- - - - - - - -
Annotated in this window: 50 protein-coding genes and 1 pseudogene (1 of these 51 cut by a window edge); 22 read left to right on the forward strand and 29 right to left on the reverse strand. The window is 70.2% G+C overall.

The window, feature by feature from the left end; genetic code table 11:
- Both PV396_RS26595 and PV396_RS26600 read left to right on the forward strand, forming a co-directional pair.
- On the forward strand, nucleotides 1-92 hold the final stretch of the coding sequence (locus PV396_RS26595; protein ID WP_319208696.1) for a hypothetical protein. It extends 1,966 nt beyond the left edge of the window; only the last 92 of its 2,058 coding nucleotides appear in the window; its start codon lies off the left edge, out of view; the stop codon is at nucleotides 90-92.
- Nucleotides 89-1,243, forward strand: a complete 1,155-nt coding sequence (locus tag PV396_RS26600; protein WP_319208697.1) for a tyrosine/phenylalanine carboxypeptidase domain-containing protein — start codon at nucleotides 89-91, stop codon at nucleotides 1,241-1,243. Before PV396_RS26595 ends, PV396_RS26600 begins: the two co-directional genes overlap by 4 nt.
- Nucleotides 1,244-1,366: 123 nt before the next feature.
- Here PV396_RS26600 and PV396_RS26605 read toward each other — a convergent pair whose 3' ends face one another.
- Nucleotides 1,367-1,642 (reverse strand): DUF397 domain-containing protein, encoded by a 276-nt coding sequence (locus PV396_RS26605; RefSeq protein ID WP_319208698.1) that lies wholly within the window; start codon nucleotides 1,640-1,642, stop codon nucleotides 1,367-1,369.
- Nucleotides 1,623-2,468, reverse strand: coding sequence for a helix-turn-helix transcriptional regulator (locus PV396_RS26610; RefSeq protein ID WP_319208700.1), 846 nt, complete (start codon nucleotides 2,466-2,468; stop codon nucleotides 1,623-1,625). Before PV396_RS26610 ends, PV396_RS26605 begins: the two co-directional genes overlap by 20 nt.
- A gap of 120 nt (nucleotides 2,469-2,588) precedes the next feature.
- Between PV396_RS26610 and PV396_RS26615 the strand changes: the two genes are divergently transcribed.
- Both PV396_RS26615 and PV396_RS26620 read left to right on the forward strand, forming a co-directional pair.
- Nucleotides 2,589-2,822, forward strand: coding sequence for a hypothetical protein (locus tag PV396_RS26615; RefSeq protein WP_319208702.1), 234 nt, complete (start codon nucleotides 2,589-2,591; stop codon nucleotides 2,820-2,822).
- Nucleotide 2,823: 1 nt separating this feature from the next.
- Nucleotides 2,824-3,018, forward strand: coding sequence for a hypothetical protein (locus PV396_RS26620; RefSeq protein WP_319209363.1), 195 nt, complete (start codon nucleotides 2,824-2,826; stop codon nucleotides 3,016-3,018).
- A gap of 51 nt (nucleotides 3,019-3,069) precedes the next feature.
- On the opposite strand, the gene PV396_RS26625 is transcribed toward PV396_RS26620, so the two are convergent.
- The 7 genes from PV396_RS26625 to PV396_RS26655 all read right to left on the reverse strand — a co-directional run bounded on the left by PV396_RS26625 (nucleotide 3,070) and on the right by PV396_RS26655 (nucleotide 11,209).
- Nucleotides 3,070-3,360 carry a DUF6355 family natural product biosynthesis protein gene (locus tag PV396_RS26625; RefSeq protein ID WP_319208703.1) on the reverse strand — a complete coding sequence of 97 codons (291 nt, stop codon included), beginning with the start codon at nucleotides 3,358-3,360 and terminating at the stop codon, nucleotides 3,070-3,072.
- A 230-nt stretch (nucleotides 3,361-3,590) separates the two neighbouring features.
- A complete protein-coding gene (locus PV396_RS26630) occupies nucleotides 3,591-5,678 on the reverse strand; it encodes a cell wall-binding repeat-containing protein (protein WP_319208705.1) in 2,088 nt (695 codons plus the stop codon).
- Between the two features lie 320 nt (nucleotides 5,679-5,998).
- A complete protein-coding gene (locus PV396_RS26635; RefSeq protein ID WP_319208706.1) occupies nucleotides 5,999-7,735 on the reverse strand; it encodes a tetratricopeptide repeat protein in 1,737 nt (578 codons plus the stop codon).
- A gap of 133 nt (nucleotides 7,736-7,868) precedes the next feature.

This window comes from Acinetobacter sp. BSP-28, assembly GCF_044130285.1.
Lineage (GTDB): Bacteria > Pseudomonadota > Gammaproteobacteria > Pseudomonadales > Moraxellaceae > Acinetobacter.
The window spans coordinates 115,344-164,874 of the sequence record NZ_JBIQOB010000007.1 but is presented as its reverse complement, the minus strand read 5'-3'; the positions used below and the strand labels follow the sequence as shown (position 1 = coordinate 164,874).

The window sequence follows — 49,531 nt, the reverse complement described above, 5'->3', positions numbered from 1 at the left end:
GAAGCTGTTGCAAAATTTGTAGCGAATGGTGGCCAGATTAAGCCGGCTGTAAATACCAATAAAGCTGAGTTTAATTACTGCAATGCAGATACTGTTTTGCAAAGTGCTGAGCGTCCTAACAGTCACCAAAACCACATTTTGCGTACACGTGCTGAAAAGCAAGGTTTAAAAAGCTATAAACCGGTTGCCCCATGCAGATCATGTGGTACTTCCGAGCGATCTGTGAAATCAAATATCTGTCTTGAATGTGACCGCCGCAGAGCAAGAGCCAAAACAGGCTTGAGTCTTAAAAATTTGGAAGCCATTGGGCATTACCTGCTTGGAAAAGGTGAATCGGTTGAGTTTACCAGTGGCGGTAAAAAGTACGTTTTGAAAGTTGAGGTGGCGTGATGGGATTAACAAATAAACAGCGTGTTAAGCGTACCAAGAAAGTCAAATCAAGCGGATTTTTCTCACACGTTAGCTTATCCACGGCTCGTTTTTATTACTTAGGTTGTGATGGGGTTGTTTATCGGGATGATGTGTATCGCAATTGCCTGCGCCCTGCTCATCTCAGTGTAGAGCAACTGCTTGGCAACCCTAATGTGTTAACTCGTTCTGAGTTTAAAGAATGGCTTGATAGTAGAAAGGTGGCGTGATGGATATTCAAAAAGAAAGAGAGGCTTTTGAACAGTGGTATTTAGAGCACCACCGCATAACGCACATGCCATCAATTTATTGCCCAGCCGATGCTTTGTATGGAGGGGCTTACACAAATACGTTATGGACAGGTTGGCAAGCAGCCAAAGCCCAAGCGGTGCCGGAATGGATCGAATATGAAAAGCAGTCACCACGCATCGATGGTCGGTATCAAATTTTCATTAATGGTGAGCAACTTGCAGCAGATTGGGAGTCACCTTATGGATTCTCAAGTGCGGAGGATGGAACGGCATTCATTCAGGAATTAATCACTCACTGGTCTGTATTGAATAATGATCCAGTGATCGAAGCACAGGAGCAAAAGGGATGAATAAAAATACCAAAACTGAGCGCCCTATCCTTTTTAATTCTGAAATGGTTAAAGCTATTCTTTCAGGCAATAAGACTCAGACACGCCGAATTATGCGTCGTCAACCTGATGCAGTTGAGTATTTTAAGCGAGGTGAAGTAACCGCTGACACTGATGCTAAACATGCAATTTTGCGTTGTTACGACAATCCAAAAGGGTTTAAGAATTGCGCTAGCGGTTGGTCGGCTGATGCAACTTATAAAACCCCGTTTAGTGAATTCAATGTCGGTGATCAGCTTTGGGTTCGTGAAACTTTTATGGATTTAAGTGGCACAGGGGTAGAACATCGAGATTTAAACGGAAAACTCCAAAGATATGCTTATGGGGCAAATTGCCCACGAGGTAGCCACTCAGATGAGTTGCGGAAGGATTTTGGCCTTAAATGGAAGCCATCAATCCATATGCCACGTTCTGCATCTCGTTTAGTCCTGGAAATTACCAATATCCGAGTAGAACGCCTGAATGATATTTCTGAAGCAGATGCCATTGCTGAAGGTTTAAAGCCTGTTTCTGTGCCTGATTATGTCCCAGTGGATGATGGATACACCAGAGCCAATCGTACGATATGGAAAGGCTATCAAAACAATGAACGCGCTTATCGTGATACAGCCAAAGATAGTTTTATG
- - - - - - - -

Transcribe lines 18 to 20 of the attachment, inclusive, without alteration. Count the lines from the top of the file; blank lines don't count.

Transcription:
- The 7 genes from PV396_RS26625 to PV396_RS26655 all read right to left on the reverse strand — a co-directional run bounded on the left by PV396_RS26625 (nucleotide 3,070) and on the right by PV396_RS26655 (nucleotide 11,209).
- Nucleotides 3,070-3,360 carry a DUF6355 family natural product biosynthesis protein gene (locus tag PV396_RS26625; RefSeq protein ID WP_319208703.1) on the reverse strand — a complete coding sequence of 97 codons (291 nt, stop codon included), beginning with the start codon at nucleotides 3,358-3,360 and terminating at the stop codon, nucleotides 3,070-3,072.
- A 230-nt stretch (nucleotides 3,361-3,590) separates the two neighbouring features.